ESOS Lead Assessors play a fundamental role in the ESOS cycle by ensuring that organisations/clients complete their ESOS compliance project to budget and by its deadline. As the ESOS compliance deadline is looming closer (5th December 2019), the demand for these skilled professionals is increasing. But how do you increase your professional status to become a registered ESOS Lead Assessors?
The common path in becoming an ESOS Lead Assessor is to register with one of the Registers of ESOS Lead Assessors approved by the Environment Agency. Every Register has different conditions and stages of approving Lead Assessors. However, the common denominator for all is that they expect the candidates to demonstrate a minimum length of at least two years of good quality relevant professional energy assessment and energy audit experience relevant to the PAS 51215 competencies.
|A1||Understanding the operational context of the organisation being assessed|
|A2||Familiarity with, and ability to apply, the requirements of energy efficiency assessment methods|
|A3||Scoping an energy efficiency assessment, as applicable to the organisation being assessed|
|A4||Understanding, in detail, energy use and energy systems applicable to the organisation being assessed|
|A5||Managing energy efficiency assessment teams and budgets|
|A6||Understanding the techniques of measuring, sampling, sub-metering and establishing an energy balance|
|A7||Data interpretation, including analysis and scrutiny of energy use, energy consumption, and energy performance data|
|A8||Identification, quantification, ranking and prioritisation of opportunities for improvement|
|A9||Managing working relationships|
|A10||Preparation and presentation of a technical and non-technical report for an energy efficiency assessment|
|Technical and non-technical skills and experience|
|B1-1||Understanding, and application of material and energy balance|
|B1-2||Understanding, and application of fluid flow|
|B1-3||Understanding, and application of heat transfer|
|B1-4||Understanding, and application of transport systems|
|B1-5||Understanding, and application of electrical systems|
|B1-6||Measuring, sampling, sub-metering and interpreting results|
|B1-7||Understanding the role of operating procedures and their impact on energy performance|
|B1-8||Conceptual design, technical and economic evaluation|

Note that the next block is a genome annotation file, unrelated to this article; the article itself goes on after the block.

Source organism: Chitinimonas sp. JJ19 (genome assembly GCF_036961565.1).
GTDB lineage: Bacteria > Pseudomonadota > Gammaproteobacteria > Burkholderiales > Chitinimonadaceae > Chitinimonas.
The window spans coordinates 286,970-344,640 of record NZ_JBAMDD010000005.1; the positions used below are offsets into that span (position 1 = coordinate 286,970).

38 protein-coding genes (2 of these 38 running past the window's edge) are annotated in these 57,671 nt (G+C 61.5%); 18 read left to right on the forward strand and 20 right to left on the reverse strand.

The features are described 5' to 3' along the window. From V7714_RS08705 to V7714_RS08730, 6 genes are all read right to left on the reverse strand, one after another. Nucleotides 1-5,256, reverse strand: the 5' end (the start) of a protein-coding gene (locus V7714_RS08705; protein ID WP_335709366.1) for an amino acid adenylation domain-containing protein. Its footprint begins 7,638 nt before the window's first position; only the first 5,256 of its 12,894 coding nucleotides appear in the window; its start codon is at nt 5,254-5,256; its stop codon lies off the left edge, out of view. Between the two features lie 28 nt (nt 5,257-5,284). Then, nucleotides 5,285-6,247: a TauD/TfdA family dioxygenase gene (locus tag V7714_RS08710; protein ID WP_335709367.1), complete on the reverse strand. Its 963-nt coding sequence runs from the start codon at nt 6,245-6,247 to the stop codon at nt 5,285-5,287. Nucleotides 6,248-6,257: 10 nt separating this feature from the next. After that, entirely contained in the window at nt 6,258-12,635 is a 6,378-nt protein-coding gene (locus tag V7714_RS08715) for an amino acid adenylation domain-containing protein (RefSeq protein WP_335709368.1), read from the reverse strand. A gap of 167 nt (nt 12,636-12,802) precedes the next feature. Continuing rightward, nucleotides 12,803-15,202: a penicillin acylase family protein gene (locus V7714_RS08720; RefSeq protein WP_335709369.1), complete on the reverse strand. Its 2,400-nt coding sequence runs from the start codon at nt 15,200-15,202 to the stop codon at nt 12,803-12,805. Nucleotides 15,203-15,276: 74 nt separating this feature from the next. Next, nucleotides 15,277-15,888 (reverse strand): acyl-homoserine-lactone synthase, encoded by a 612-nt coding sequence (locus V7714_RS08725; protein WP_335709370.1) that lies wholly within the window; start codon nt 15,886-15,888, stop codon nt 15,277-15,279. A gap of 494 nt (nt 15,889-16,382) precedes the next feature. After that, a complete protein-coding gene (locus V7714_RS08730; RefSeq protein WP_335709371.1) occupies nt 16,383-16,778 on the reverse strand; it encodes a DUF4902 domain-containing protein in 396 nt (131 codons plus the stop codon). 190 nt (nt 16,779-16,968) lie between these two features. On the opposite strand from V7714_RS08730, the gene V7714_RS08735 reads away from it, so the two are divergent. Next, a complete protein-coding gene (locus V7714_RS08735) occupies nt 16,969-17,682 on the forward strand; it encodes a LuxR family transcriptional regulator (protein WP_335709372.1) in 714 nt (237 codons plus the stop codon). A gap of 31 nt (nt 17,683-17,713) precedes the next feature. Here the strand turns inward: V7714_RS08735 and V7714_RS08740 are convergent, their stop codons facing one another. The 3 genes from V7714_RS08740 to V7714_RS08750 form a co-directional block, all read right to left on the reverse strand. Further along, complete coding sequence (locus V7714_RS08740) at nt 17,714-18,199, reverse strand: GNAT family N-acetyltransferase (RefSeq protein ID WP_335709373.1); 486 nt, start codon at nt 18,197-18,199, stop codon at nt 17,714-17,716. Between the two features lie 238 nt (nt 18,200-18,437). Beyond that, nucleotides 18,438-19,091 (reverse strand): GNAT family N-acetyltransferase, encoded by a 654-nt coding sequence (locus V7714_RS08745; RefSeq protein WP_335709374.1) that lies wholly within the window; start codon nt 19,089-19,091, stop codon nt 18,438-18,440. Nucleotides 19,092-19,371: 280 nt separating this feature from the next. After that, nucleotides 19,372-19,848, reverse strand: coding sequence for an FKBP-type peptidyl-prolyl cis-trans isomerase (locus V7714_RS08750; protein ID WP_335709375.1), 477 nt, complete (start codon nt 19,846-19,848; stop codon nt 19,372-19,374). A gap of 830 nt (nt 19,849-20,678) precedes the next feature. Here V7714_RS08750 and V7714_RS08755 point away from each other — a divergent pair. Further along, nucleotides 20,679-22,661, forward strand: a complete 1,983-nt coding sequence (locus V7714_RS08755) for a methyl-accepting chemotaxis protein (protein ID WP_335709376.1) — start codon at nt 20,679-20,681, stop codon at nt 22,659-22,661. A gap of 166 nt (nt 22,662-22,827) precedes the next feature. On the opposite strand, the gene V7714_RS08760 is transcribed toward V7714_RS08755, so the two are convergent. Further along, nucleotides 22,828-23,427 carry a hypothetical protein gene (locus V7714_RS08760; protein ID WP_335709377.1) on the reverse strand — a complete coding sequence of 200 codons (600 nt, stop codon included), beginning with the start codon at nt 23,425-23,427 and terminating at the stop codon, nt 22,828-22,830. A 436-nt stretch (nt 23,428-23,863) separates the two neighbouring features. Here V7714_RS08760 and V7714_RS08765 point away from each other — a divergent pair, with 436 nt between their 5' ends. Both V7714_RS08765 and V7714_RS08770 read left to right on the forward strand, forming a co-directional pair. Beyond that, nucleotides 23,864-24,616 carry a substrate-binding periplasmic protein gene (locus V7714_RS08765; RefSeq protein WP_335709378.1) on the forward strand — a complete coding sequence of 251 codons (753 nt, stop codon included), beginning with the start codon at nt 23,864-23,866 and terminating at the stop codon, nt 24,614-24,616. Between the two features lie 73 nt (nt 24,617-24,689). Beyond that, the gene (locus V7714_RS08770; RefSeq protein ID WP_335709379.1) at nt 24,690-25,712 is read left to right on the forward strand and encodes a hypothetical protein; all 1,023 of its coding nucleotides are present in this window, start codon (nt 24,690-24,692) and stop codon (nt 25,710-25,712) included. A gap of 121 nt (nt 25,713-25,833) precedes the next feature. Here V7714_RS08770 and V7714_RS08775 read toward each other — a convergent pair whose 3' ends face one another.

|B1-9||Project planning and deployment|
|B1-10||Understanding the importance of maintenance|
|B2-1||Communicating the outcome of an energy efficiency assessment|
|B2-5||Economic valuation of opportunities for improvement|
|B2-6||Generating a business case for implementing identified opportunities for improvement|
Any candidate who is able to demonstrate all or majority of the required competencies could certainly explore expanding their professional recognition toward becoming an ESOS Lead Assessor.
Should candidates opt to contact the EMA to assist them with their registration, they will be following these steps:
Step 1 – Application Pack
Candidates are required to complete a detailed application form; prepare CV highlighting the relevant knowledge and skills and good quality energy assessment and energy audit experience; gather copies of relevant qualification certificates and agree to the EMA Code of Conduct.
Completing the application pack could be one of the most time consuming activities within the process of becoming a Lead Assessor, however it is important to get it right and provide relevant information. It certainly helps our panel of experts to process the application quicker, when reviewing the information and deciding if candidates demonstrate their good quality relevant professional energy assessment and energy audit experience to a sufficient level.
Step 2 – Training Course
Once the application pack has been submitted, and approved by the EMA ESOS panel, the candidate will attend the EMA training course ‘Become an ESOS Lead Assessor’. The course draws on the ESOS legislation, PAS 51215 best practice for a lead assessor, practical and professional practice of energy management and practical examples of ESOS audits. The material is updated frequently to reflect any learning from ESOS Phase 1 or information shared by the Environment Agency.
The next EMA ‘Become an ESOS Lead Assessor’ course will take place on 4 April 2019 in London.
Step 3 – Post-course Assessment
The EMA ‘Become an ESOS Lead Assessor’ course is an intensive one day course. At the end of the training day candidates will be instructed to complete and submit a post-course assessment within 7 days of attending the course. The assessment feedback is offered within a few days and if successful, candidates can progress to a peer and technical review interview stage.
Step 4 – Peer Review and Technical Interview
The Peer Review and Technical Interview is conducted to assess candidates’ competencies (as required by PAS 51215) and technical skills and experience. It reflects on the information provided in the initial application pack, and candidates are guided through questions covering ESOS regulation as well as practical energy assessment and auditing tasks to assure that candidates are competent to lead and deliver the ESOS compliance.
When all of the four steps described above are successfully completed, candidates will become Registered EMA ESOS Lead Assessors.
In terms of practicalities, completing the EMA ESOS Lead Assessor process can normally be achieved within 3-4 weeks of attending the course. To discuss the process further please contact Jana Skodlova on email@example.com or 0203 176 2834.
Becoming an ESOS Lead Assessor is a great way to demonstrate your professional ability and help you step up to the next level in your career. As you reach this stage of the career path, you can state your sector focus, such as transport, building, industrial processes etc. allowing you to provide even more value and experience to the organisation you’re working for.